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Are you guilty of 'procrastiworking'? Here's how it can tank your career

Many people are guilty of procrastination while working.
Many people are guilty of procrastination while working.   -  Copyright  Canva

By Aoibhinn Mc Bride

From loading laundry when working from home to falling down a Wiki rabbit hole, we all know what procrastination looks like. Studies show that roughly one in five people globally are textbook procrastinators, while 88 per cent of those who responded to a newsletter survey said they tended to procrastinate for at least one hour a day. 


But "procrastiworking", procrastination’s insidious cousin is much harder to detect and tends to masquerade as work even though nothing is getting done.

From playing around with the font on a presentation when you haven’t finished writing the content for the last couple of slides to organising an office whip-round for someone’s birthday, procrastiworking looks like work and might even seem like work, but it’s a form of procrastination.

But is putting off important tasks by focusing on more menial ones impacting your career?

Leadership speaker and author Rory Vaden has identified this subtler form of procrastination as “Priority Dilution” and says it happens when “you delay the day’s most important tasks by allowing your attention to shift to less important but perhaps more urgent activities”.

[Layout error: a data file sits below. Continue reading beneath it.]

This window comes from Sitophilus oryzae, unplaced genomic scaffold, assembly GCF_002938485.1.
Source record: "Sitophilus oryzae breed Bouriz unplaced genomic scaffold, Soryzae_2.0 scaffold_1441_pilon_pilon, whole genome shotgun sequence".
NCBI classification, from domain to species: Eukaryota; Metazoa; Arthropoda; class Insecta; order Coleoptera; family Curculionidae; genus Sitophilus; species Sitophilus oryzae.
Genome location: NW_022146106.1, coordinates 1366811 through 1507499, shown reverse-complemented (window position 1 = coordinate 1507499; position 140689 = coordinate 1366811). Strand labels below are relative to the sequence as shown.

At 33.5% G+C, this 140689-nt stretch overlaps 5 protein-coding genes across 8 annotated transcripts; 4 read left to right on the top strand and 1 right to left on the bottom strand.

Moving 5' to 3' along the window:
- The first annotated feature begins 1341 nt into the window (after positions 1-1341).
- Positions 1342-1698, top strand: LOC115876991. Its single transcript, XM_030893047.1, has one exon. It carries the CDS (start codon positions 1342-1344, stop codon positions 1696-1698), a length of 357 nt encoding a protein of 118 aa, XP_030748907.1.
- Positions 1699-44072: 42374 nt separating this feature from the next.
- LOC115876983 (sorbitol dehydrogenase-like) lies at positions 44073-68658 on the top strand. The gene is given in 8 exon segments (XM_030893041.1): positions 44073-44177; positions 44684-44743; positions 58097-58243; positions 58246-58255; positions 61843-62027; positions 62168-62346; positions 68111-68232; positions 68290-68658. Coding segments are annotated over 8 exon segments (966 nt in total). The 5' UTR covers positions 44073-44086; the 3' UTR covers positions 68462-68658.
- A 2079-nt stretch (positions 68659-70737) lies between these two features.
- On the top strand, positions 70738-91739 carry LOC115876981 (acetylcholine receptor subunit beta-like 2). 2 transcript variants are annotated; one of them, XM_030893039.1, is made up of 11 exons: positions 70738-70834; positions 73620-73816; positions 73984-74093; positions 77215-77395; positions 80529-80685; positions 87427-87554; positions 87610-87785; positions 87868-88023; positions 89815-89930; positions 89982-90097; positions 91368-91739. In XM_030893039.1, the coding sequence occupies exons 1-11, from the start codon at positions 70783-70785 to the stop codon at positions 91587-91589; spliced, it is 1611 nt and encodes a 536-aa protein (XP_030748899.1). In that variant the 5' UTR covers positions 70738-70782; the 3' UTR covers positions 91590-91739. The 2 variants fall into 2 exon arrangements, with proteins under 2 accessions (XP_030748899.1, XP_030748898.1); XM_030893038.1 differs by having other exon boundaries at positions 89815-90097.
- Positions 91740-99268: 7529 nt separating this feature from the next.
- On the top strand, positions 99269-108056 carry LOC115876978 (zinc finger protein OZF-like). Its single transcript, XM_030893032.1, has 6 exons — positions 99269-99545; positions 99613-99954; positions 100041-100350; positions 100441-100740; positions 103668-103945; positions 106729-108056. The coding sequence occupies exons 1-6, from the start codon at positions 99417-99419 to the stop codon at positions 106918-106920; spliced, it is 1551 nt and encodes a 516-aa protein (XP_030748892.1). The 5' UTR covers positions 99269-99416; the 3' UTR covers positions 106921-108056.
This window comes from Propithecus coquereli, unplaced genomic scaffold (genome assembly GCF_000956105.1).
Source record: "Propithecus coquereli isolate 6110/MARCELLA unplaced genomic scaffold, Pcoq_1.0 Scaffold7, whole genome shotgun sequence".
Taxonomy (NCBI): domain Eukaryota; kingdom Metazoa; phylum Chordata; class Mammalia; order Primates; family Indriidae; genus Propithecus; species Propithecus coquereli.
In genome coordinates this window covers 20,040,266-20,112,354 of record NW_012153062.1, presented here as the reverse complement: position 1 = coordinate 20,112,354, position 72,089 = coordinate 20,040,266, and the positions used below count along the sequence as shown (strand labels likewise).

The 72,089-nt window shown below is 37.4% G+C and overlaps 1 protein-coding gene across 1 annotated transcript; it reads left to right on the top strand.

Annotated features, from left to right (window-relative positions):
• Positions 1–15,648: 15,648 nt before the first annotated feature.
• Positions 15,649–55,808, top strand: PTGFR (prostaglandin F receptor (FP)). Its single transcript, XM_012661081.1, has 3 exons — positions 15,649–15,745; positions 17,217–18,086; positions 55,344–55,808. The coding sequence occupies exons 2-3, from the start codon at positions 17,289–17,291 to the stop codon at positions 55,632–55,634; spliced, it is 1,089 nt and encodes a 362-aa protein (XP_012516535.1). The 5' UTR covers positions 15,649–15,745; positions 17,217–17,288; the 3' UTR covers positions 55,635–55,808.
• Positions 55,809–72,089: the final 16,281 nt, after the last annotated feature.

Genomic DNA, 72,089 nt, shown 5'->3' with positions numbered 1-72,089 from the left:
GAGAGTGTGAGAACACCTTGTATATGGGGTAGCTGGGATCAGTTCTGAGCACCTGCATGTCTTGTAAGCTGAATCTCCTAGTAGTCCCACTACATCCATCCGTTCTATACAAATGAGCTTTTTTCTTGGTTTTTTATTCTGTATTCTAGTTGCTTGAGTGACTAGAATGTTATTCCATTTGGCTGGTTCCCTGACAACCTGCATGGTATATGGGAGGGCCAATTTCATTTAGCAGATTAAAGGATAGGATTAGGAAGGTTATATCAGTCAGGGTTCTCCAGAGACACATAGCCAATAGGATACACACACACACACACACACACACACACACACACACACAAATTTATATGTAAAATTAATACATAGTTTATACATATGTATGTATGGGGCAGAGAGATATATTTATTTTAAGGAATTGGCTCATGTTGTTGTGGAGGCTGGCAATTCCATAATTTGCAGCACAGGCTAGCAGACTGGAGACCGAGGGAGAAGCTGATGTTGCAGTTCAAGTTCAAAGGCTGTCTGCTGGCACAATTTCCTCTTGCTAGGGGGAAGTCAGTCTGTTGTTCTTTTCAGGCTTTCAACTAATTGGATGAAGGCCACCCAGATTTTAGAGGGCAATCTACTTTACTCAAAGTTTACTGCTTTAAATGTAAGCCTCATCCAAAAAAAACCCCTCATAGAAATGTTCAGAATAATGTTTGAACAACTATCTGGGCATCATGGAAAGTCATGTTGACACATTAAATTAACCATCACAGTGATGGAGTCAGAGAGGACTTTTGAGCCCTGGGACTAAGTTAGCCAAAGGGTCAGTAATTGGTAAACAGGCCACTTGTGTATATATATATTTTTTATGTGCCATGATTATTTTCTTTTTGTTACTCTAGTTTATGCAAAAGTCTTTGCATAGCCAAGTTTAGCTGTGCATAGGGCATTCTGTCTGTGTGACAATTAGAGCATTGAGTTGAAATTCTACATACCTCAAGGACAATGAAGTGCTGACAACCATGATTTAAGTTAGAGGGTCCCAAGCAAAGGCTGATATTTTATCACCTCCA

He adds: "Distraction is a dangerously deceptive saboteur of your goals,” Vaden confirms.
"You must learn to ignore the small stuff in order to work on the big stuff".


Addressing the issue

So how can you stop procrastiworking in its tracks and ensure that you’re not wasting your time, energy and focus on work that isn’t adding to your professional development or the goals of your company?

Step one is owning it and acknowledging what your go-to version of procrastiworking looks like. If you know that your concentration wanes after lunch and your mind tends to wander, implementing a productivity hack could be the solution.

Made famous in the 1980s, the Pomodoro Technique is a time-management method of working in short 25-minute bursts, interjected by five-minute breaks.

Or you could implement a “scary hour” into your day. Coined by San Francisco-based copywriter Laur Wheeler, which has since gone viral on TikTok, “scary hour” involves setting a timer for 60 minutes and in that time, only working on tasks that you’ve been avoiding because they make you feel stressed.

When the 60 minutes are up, you move on to something else and while some fans advocate that first thing in the morning is the best time to complete a scary hour, it can be done at any time of the day.

Alternatively, body doubling is another way to hold yourself accountable and focus on deep work. Frequently used by neurodivergent workers, body doubling entails virtually co-working with strangers in silence and has been found to increase productivity.

"Before the pandemic, as entrepreneurs my co-founder and I would often go to coffee shops to co-work and keep each other accountable. During the pandemic, we weren’t able to do that so we tried recreating the experience online," explains Ricky Yean, Co-Founder and CEO of body doubling app Flow Club.

“If you’ve ever felt that you got more done at a cafe, a library, or at the office than if you were working at home by yourself, you’ve experienced a mild version of body doubling.”

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